apture, it may be to turn back to the assistance of Hill, possibly to cross over the river and meet Meade on the line of the Susquehannah, a condition that appeared so alarming to Senator Cameron, or even to hasten to the capture of Philadelphia, trusting to his ability, with the two corps of Longstreet and Hill, to hold Meade's army in check in the mountain passes—an expectation that does not appear so unreasonable, since he, with but little more than two-thirds of his present army, at Chancellorsville, had defeated the Army of the Potomac, stronger in numbers and morale than at this time.
General Meade could not possibly have moved upon the gap in rear of Cashtown before July 1st, and he states that he proposed to make that a day of rest and to bring up his supply there.
On the 29th, Hill was at Fayetteville, on the road from Chambersburg to Cashtown, and in his report, writes (p. 606): I was directed to move on this road in the direction of York, and to cross the Susquehannah, men
D., died in prison.
Dowdy, James, killed at Cedar Mountain.
Dowdy, Wilson M., while in the hospital at Winchester, in 1862, hearing that his company was in a heavy engagement, seized a musket, and running at a double-quick, fainted, fell, and in two days a little mound was raised to mark the spot where this gallant soldier sleeps.
Dunford, John F., killed at Gettysburg.
Edwards, Thomas, died in hospital.
Flippen, Charles, killed at Kernstown.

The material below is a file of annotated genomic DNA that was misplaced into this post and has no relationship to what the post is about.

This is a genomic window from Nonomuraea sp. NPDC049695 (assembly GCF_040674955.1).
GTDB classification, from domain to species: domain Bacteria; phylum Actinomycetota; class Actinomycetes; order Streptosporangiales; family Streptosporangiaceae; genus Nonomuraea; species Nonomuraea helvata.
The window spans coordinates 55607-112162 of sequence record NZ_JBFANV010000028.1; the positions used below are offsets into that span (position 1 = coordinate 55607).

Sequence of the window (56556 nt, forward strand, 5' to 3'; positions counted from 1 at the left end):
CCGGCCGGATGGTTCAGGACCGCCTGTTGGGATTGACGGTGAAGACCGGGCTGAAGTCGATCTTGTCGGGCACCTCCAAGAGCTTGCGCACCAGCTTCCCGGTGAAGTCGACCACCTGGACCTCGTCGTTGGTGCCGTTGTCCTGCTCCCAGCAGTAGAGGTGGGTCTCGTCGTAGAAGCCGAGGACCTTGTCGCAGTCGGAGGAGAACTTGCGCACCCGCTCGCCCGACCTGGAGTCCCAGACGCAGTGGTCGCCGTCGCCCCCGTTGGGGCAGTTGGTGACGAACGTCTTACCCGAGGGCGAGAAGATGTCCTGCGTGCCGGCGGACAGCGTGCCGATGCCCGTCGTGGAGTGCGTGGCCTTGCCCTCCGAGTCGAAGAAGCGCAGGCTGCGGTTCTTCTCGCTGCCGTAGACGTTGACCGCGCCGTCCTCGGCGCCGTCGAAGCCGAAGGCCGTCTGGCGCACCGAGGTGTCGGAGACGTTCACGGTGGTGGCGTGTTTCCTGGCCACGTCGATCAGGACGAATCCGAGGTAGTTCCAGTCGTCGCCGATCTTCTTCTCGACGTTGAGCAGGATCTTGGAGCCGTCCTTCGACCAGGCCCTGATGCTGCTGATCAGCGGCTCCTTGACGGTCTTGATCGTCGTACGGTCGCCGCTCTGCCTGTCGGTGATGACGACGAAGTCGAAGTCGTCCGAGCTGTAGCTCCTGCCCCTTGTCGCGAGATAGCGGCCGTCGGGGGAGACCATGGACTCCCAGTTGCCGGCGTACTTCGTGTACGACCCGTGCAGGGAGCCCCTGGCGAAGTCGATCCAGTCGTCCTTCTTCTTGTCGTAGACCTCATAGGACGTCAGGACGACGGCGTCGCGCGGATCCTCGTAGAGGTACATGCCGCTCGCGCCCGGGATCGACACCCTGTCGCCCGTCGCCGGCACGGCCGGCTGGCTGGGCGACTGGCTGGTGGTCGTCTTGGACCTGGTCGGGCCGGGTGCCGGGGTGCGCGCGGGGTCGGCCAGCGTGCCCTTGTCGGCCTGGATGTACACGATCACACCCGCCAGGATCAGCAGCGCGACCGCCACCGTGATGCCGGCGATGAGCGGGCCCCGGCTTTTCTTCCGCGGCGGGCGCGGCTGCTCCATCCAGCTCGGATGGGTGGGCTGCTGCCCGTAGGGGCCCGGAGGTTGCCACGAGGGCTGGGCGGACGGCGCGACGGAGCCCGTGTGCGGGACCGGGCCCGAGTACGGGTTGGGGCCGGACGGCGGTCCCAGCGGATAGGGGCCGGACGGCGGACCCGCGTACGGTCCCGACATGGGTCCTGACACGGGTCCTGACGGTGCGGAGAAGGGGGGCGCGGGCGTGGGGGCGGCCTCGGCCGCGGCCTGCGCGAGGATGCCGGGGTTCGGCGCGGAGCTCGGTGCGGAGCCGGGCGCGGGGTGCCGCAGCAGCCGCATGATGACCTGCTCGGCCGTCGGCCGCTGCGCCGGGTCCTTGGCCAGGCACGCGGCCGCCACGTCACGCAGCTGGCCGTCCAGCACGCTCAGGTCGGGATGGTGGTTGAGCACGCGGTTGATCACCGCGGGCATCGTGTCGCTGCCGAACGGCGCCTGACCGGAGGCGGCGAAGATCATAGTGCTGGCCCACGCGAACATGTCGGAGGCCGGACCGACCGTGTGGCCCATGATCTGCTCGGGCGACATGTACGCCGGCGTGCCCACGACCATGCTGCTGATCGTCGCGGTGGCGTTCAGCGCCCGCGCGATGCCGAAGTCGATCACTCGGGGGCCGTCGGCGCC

Flippen, J. T., wounded at Chancellorsville, and died since the war.
Flippen, Allen, died in 1862.
Flippen, William, died in 1861.
Godsey, Daniel L., died since the war.
Garnett, Robert K., killed at Gettysburg.
Garnett, James S., lost a leg; since died.
Hendrick, Merritt S., died in 1861.
Hatcher, Joseph, died in 1862.
Harris, Joseph N., died since the war.
Jones, Levi, died since the war.
King, George H., was the last man killed at Gettysburg in his company, a few yards from the enemy's line.
leton, Benjamin Templeton, Job Thorn, R. R. Tribbett, F. M. Tribbett, Matthew Vess, C. D. Vess, Albright Wallace, Ed. Wallace, J. W. Wallace, George White, Robert White, I. M. White, John White, J. W. Whitesel, E. M. Wiseman, James A. Wine, John A. Wilson, S. W. Wilson, Joseph M. Wilson, J. Womeldorf, George Wood and Cyrus Withers.
List of Casualties.
Killed—J. H. McCown, Alleghany Mountain, December 12, 1861; W. P. Templeton and J. Ludwick, Cross Keys, June 8, 1862; Adolphus Sly, Chancellorsville, May 3, 1863; Preston Lawhorn and Robert Coffey, Bristoe Station, October 14, 1863; George Hoyleman, William J. Bartlett, and George White, Gettysburg, July 3, 1863; Cyrus Goolsby, Thomas N. McCormick, and John T. Ford, Petersburg, July 30, 1864; John L. Drayboud, James T. Paxton, Franklin Shaver, and Lieutenant Samuel Wallace, Petersburg, April 2, 1865.
Dicdfrom Wounds—W. H. Paxton, wounded at Strasburg, June 1, 1862;——Houcher, wounded at Cross Keys, June 8, 1862; James P. Risk, wo
cknall, Maj. T. H., 168.
Blake, Capt. T. B., 139, 286.
Blow, Capt. W. N, 275
Boonsboro, Battle of, 162, 276
Boyd, Miss, Belle, 165.
Boy Heroes at Cold Harbor, 234.
Brandy Station, Battle of, 148, 168.
Bristow Station, Battle of, 339.
Bullock, C. S. N., Irvine S., 117.
Burkittsville, Charge at, 148
Burgess' Mill, Battle of, 51, 343.
Cedar Creek, Battle of, 173.
Cedar Run, Battle of, 98, 161.
Centreville, Battle of, 100.
Chambersburg, Battle of, 259.
Chancellorsville, Disparity of Confederate and Federal forces at, 109, 169, 348.
Chantilly, Battle of, 99.
Christian Maj. E. J., killed, 159.
Christie, Col. D. H., killed, 166.
Clark, George, 84.
Clayton, Capt., Robert, 139.
Cleery, Major F. D 5.
Cobb, Gen. T. R. R., Legion of, 147.
Coinage Debate in 1852, 200.
Cold Harbor, Battle of, 160, 171, 209, 234.
Colston, Gen. R. E., Tribute to, 346; Ode by, 352.
Confederate Cause, The, 21, 357.
Confederate Dead, The, Poem by A. C